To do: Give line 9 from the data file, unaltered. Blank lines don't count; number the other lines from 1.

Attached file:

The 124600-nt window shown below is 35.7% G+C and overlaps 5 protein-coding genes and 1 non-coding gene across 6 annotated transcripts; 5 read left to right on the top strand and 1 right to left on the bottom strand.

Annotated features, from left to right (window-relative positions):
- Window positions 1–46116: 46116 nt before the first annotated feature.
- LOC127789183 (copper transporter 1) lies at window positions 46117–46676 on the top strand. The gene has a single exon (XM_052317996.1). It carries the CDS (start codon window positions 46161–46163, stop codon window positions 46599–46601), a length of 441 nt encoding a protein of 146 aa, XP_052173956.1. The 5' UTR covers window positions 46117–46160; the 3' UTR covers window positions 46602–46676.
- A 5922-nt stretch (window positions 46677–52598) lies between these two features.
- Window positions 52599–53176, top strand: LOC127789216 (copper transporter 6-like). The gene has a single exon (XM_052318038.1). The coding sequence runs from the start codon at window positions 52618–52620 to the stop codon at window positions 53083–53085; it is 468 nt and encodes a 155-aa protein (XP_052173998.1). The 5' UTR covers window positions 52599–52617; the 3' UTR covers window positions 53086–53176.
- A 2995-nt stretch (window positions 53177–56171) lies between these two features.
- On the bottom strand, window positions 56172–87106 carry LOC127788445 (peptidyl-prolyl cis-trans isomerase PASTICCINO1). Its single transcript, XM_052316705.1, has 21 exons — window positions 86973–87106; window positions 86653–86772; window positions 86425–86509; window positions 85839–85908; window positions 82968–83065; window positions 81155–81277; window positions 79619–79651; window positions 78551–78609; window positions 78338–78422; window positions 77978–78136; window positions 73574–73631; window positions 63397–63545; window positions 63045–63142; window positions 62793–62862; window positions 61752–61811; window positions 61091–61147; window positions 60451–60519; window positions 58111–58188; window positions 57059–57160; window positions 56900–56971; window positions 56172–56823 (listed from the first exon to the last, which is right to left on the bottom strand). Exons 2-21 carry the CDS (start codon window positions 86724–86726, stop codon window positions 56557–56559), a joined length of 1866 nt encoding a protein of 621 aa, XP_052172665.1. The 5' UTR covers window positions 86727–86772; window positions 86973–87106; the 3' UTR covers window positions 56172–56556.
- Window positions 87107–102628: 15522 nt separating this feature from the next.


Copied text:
- Window positions 87107–102628: 15522 nt separating this feature from the next.